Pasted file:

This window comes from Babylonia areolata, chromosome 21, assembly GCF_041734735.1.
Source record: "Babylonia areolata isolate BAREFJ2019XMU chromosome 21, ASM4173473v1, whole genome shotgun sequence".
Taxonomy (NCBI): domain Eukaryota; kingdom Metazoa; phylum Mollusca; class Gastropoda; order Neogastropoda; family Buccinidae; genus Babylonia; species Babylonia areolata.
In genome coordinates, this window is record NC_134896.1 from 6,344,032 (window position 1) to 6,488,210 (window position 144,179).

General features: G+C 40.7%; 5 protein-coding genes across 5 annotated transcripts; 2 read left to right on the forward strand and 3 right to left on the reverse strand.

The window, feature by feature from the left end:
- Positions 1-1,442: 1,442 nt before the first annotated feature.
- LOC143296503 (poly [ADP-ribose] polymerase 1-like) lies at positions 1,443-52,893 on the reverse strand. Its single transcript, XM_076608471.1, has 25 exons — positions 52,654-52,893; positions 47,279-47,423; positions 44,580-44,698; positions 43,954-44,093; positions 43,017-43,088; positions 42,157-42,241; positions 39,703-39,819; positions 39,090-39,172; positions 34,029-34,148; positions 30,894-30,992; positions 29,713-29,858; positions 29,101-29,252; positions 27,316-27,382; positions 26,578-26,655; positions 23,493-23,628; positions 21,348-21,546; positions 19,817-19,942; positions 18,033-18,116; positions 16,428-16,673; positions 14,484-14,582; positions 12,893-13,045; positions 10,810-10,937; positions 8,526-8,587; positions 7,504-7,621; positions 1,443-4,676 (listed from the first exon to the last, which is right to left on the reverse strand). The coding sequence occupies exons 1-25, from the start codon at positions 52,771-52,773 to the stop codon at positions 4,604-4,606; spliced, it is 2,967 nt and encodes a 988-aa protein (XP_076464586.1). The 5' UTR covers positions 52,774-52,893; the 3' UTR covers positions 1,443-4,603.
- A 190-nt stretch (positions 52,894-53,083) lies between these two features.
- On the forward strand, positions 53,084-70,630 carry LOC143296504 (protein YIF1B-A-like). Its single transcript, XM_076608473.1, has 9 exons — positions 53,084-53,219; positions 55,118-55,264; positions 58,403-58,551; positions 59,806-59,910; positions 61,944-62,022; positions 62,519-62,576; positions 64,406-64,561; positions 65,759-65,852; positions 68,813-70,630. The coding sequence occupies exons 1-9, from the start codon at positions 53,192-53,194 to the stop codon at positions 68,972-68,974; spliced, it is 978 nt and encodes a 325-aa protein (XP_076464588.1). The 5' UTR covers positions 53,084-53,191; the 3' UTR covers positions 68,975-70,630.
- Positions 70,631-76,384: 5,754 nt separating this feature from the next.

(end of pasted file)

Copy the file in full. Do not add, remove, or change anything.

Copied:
This window comes from Babylonia areolata, chromosome 21, assembly GCF_041734735.1.
Source record: "Babylonia areolata isolate BAREFJ2019XMU chromosome 21, ASM4173473v1, whole genome shotgun sequence".
Taxonomy (NCBI): domain Eukaryota; kingdom Metazoa; phylum Mollusca; class Gastropoda; order Neogastropoda; family Buccinidae; genus Babylonia; species Babylonia areolata.
In genome coordinates, this window is record NC_134896.1 from 6,344,032 (window position 1) to 6,488,210 (window position 144,179).

General features: G+C 40.7%; 5 protein-coding genes across 5 annotated transcripts; 2 read left to right on the forward strand and 3 right to left on the reverse strand.

The window, feature by feature from the left end:
- Positions 1-1,442: 1,442 nt before the first annotated feature.
- LOC143296503 (poly [ADP-ribose] polymerase 1-like) lies at positions 1,443-52,893 on the reverse strand. Its single transcript, XM_076608471.1, has 25 exons — positions 52,654-52,893; positions 47,279-47,423; positions 44,580-44,698; positions 43,954-44,093; positions 43,017-43,088; positions 42,157-42,241; positions 39,703-39,819; positions 39,090-39,172; positions 34,029-34,148; positions 30,894-30,992; positions 29,713-29,858; positions 29,101-29,252; positions 27,316-27,382; positions 26,578-26,655; positions 23,493-23,628; positions 21,348-21,546; positions 19,817-19,942; positions 18,033-18,116; positions 16,428-16,673; positions 14,484-14,582; positions 12,893-13,045; positions 10,810-10,937; positions 8,526-8,587; positions 7,504-7,621; positions 1,443-4,676 (listed from the first exon to the last, which is right to left on the reverse strand). The coding sequence occupies exons 1-25, from the start codon at positions 52,771-52,773 to the stop codon at positions 4,604-4,606; spliced, it is 2,967 nt and encodes a 988-aa protein (XP_076464586.1). The 5' UTR covers positions 52,774-52,893; the 3' UTR covers positions 1,443-4,603.
- A 190-nt stretch (positions 52,894-53,083) lies between these two features.
- On the forward strand, positions 53,084-70,630 carry LOC143296504 (protein YIF1B-A-like). Its single transcript, XM_076608473.1, has 9 exons — positions 53,084-53,219; positions 55,118-55,264; positions 58,403-58,551; positions 59,806-59,910; positions 61,944-62,022; positions 62,519-62,576; positions 64,406-64,561; positions 65,759-65,852; positions 68,813-70,630. The coding sequence occupies exons 1-9, from the start codon at positions 53,192-53,194 to the stop codon at positions 68,972-68,974; spliced, it is 978 nt and encodes a 325-aa protein (XP_076464588.1). The 5' UTR covers positions 53,084-53,191; the 3' UTR covers positions 68,975-70,630.
- Positions 70,631-76,384: 5,754 nt separating this feature from the next.